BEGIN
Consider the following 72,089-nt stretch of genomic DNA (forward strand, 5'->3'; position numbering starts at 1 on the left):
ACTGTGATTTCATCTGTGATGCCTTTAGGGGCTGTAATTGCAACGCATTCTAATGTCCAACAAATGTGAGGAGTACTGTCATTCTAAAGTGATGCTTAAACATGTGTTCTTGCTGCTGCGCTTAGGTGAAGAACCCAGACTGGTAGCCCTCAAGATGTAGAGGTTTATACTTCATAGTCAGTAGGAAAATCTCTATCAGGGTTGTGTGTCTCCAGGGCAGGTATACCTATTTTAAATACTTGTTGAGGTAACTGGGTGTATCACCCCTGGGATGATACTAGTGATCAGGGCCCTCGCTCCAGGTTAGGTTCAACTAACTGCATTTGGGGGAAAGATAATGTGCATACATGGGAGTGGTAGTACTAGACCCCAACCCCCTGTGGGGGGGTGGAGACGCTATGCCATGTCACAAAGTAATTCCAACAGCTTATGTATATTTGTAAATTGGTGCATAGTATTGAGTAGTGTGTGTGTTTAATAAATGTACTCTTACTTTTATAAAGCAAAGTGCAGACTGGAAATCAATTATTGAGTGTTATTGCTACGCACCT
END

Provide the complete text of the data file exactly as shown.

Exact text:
Consider the following 72,089-nt stretch of genomic DNA (forward strand, 5'->3'; position numbering starts at 1 on the left):
ACTGTGATTTCATCTGTGATGCCTTTAGGGGCTGTAATTGCAACGCATTCTAATGTCCAACAAATGTGAGGAGTACTGTCATTCTAAAGTGATGCTTAAACATGTGTTCTTGCTGCTGCGCTTAGGTGAAGAACCCAGACTGGTAGCCCTCAAGATGTAGAGGTTTATACTTCATAGTCAGTAGGAAAATCTCTATCAGGGTTGTGTGTCTCCAGGGCAGGTATACCTATTTTAAATACTTGTTGAGGTAACTGGGTGTATCACCCCTGGGATGATACTAGTGATCAGGGCCCTCGCTCCAGGTTAGGTTCAACTAACTGCATTTGGGGGAAAGATAATGTGCATACATGGGAGTGGTAGTACTAGACCCCAACCCCCTGTGGGGGGGTGGAGACGCTATGCCATGTCACAAAGTAATTCCAACAGCTTATGTATATTTGTAAATTGGTGCATAGTATTGAGTAGTGTGTGTGTTTAATAAATGTACTCTTACTTTTATAAAGCAAAGTGCAGACTGGAAATCAATTATTGAGTGTTATTGCTACGCACCT